A Law School clinic wants to remove the restrictions on Chicago’s mobile chefs.
Matt Maroni wanted to be the chef, and chauffeur, of his own food truck. In early 2010 he started researching the business and discovered several restrictions in Chicago law.
For example, vendors who sell food from trucks and carts in the city must park at least 200 feet from restaurants and cannot serve food before 10 a.m. or after 10 p.m. In addition, the food must be prepackaged rather than cooked in the vehicles.
Maroni pressed on, opening the food truck Gaztro-Wagon in 2010. He visits different locations around the city every day, which he announces via Twitter or text message, selling food prepared in an Edgewater storefront. Maroni also became an activist, establishing chicagofoodtrucks.com to push for fewer obstacles.
He convinced his alderman to introduce an ordinance that Maroni wrote to allow on-site food preparation. “From the beginning it was just about me being able to get a food truck,” Maroni says, “and it just mushroomed into something bigger than I ever imagined.”
In August the Law School’s Institute for Justice Clinic on Entrepreneurship joined Maroni’s cause, launching My Streets! My Eats!, a campaign to ease the restrictions. Although the clinic backs the ordinance, under city-council committee review in October, it supports even farther-reaching proposals. “We’re hoping that it’s only one stepping stone in our progression toward the ultimate goal,” says clinic director Beth Milnikel, “which is making sure that Chicago is open for street food.”
Chicago’s restrictions are not unusual—45 of the 50 largest cities in the United States, the clinic says on its website, “put real barriers in the way of street vendors.” Regulations include “no-vending zones” in 33 cities that prohibit sales in downtown areas or around stadiums. Twenty cities prevent mobile sales near restaurants with similar offerings and 19 limit how long a food truck can stay in one place.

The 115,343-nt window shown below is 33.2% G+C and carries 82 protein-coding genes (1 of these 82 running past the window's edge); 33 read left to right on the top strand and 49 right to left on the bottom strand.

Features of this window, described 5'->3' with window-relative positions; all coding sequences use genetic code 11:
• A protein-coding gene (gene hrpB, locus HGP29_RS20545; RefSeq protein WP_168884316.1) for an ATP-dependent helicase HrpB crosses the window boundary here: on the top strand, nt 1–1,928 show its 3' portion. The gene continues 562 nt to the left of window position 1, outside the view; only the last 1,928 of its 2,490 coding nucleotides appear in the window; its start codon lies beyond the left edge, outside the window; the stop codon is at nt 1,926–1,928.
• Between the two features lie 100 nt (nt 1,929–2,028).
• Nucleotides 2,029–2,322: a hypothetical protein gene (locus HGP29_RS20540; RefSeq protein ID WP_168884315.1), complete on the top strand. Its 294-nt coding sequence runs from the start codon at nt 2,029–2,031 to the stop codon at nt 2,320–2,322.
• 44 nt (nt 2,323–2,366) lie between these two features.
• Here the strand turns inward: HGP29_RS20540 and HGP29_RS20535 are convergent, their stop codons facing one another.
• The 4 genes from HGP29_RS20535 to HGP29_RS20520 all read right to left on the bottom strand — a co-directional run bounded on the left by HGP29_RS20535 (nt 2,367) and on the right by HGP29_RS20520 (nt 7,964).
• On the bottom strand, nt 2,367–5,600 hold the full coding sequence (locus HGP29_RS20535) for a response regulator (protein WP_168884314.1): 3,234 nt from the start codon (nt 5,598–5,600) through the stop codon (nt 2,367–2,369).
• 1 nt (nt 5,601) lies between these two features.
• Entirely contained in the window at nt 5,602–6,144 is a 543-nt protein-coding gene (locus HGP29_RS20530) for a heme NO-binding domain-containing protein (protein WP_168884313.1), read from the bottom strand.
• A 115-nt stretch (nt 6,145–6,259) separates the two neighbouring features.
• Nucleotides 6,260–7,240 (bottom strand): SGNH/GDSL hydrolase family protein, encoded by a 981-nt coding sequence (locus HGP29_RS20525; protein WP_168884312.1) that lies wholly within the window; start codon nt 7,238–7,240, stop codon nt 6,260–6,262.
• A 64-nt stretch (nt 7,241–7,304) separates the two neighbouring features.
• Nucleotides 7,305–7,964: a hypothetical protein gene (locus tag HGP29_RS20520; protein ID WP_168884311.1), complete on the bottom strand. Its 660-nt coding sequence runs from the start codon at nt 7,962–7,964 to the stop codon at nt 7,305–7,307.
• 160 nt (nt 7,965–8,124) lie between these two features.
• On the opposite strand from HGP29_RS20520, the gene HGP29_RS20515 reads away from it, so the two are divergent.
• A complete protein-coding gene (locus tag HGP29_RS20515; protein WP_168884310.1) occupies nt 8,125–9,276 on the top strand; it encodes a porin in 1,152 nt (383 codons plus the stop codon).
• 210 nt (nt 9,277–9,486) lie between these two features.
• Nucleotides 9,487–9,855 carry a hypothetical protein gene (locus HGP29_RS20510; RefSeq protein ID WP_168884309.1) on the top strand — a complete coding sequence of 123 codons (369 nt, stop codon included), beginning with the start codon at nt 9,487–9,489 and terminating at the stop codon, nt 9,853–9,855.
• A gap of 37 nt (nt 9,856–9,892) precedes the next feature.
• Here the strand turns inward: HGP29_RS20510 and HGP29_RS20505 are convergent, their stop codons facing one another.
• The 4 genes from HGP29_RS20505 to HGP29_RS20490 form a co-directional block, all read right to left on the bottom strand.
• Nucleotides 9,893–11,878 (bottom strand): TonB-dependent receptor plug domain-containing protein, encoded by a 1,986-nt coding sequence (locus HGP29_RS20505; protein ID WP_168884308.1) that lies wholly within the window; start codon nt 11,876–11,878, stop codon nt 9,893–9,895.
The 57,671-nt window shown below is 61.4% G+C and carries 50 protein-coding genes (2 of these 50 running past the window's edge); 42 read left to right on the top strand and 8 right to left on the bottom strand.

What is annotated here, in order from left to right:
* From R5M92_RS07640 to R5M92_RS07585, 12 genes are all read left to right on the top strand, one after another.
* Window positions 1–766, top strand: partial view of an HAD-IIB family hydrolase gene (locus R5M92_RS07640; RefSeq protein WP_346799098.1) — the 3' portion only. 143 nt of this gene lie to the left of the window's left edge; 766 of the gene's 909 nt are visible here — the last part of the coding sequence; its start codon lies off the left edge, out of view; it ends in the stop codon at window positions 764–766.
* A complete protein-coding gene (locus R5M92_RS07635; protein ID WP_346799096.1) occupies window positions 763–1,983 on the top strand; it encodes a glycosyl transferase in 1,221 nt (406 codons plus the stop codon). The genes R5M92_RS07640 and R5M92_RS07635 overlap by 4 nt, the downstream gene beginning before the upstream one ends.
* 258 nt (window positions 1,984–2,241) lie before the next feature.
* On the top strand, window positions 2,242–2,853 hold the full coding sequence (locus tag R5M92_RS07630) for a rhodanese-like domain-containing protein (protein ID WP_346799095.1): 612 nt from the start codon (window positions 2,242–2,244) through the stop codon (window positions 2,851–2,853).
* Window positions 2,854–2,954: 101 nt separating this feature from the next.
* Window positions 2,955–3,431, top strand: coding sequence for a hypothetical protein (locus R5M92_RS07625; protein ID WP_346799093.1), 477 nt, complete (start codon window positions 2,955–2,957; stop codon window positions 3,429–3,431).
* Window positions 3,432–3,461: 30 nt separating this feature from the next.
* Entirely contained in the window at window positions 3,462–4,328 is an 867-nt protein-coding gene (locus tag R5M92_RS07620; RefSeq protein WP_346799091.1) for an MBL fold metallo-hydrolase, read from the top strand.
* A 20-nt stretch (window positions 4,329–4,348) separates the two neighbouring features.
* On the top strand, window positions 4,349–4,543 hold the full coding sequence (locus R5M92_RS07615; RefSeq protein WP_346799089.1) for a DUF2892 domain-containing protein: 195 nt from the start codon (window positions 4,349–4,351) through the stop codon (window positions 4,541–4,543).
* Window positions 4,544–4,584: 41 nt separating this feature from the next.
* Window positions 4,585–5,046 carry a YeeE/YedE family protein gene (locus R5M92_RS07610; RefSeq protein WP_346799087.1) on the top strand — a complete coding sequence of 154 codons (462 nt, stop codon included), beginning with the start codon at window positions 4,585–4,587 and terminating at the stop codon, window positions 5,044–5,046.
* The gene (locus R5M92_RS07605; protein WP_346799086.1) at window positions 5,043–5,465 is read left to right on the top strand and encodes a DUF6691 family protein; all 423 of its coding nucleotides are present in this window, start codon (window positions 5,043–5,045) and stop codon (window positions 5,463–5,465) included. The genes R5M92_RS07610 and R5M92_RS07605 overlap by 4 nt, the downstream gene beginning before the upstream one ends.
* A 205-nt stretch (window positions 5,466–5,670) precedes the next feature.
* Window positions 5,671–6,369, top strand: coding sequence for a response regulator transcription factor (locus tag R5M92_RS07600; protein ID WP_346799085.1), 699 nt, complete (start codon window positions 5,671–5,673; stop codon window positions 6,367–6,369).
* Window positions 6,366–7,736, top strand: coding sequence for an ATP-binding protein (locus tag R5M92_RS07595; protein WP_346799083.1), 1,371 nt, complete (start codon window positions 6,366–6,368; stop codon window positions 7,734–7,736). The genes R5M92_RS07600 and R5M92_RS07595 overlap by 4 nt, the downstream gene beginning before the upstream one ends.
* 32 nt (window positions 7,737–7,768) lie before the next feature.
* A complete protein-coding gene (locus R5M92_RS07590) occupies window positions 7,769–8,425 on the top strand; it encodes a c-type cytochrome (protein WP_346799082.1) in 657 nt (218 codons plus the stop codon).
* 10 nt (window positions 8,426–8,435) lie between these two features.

At the same time, as the Economist noted last year, mobile vending has become a bigger and better business. “Portland, Austin, San Francisco, and New York have thriving Twitter-driven food-truck scenes,” the magazine reported. Proponents of establishing a similar scene in Chicago see it as a matter of entrepreneurial freedom. Opponents raise public-health concerns over food-preparation conditions, sanitation issues from the trash the sellers and customers generate, and the economic threat to brick-and-mortar restaurants.
Maroni says the perception and reality of mobile eateries as “roach coaches” have changed, and the proposed ordinance includes food-safety requirements. The law would require mobile vendors to use a commissary to be licensed. Those commissaries would have their own licenses and be subject to inspection. Supplies from the commissaries could then be used in the trucks for on-site preparation.
The existing laws have not deterred some Chicago chefs. Phillip Foss runs the Meatyballs Mobile, a “silly and cute name” for a truck with serious menu selections, including “beef short ribs mixed with blue cheese with Waldorf accompaniments, radicchio marmalade, celery, apple, candied walnuts,” he says in a My Streets! My Eats! video.
Foss says that confusion about the law has led to run-ins with police. Tamale vendor Claudia Gonzalez has received several tickets, and her son, who helps her with the business, has been arrested.
Street vendors, says the clinic’s Milnikel, shouldn’t be “terrified that they’ll be arrested for selling tamales to their neighbors.”
The Law School’s Institute for Justice Clinic on Entrepreneurship talk about food trucks in Chicago and their My Streets! My Eats! campaign.